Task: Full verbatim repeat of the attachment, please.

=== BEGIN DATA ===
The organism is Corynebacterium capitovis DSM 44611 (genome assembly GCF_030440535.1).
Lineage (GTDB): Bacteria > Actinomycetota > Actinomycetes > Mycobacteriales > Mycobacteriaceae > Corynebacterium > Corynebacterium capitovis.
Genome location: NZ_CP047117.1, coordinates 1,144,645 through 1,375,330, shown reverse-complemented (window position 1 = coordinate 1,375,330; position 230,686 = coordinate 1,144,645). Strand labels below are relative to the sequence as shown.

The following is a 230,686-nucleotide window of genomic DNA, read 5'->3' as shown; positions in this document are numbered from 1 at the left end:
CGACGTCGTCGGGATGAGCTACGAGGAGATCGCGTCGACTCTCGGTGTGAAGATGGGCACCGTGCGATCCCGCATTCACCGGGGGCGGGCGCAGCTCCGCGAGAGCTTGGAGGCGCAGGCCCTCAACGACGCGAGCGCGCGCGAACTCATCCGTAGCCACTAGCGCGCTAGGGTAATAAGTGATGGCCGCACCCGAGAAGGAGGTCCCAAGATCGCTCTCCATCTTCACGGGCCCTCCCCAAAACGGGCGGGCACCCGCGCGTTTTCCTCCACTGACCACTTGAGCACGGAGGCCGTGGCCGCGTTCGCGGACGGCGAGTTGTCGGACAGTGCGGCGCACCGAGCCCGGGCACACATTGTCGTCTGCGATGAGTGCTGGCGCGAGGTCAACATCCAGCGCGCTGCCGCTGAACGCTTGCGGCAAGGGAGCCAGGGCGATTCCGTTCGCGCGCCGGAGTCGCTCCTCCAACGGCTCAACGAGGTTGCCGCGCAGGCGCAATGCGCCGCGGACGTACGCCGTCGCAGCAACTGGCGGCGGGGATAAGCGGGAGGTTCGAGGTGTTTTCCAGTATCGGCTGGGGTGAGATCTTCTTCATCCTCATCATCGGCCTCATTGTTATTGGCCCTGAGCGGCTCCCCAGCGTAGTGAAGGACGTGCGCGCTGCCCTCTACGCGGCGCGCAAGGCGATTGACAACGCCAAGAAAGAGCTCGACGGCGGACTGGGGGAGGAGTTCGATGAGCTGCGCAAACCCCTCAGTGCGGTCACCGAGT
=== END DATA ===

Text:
The organism is Corynebacterium capitovis DSM 44611 (genome assembly GCF_030440535.1).
Lineage (GTDB): Bacteria > Actinomycetota > Actinomycetes > Mycobacteriales > Mycobacteriaceae > Corynebacterium > Corynebacterium capitovis.
Genome location: NZ_CP047117.1, coordinates 1,144,645 through 1,375,330, shown reverse-complemented (window position 1 = coordinate 1,375,330; position 230,686 = coordinate 1,144,645). Strand labels below are relative to the sequence as shown.

The following is a 230,686-nucleotide window of genomic DNA, read 5'->3' as shown; positions in this document are numbered from 1 at the left end:
CGACGTCGTCGGGATGAGCTACGAGGAGATCGCGTCGACTCTCGGTGTGAAGATGGGCACCGTGCGATCCCGCATTCACCGGGGGCGGGCGCAGCTCCGCGAGAGCTTGGAGGCGCAGGCCCTCAACGACGCGAGCGCGCGCGAACTCATCCGTAGCCACTAGCGCGCTAGGGTAATAAGTGATGGCCGCACCCGAGAAGGAGGTCCCAAGATCGCTCTCCATCTTCACGGGCCCTCCCCAAAACGGGCGGGCACCCGCGCGTTTTCCTCCACTGACCACTTGAGCACGGAGGCCGTGGCCGCGTTCGCGGACGGCGAGTTGTCGGACAGTGCGGCGCACCGAGCCCGGGCACACATTGTCGTCTGCGATGAGTGCTGGCGCGAGGTCAACATCCAGCGCGCTGCCGCTGAACGCTTGCGGCAAGGGAGCCAGGGCGATTCCGTTCGCGCGCCGGAGTCGCTCCTCCAACGGCTCAACGAGGTTGCCGCGCAGGCGCAATGCGCCGCGGACGTACGCCGTCGCAGCAACTGGCGGCGGGGATAAGCGGGAGGTTCGAGGTGTTTTCCAGTATCGGCTGGGGTGAGATCTTCTTCATCCTCATCATCGGCCTCATTGTTATTGGCCCTGAGCGGCTCCCCAGCGTAGTGAAGGACGTGCGCGCTGCCCTCTACGCGGCGCGCAAGGCGATTGACAACGCCAAGAAAGAGCTCGACGGCGGACTGGGGGAGGAGTTCGATGAGCTGCGCAAACCCCTCAGTGCGGTCACCGAGT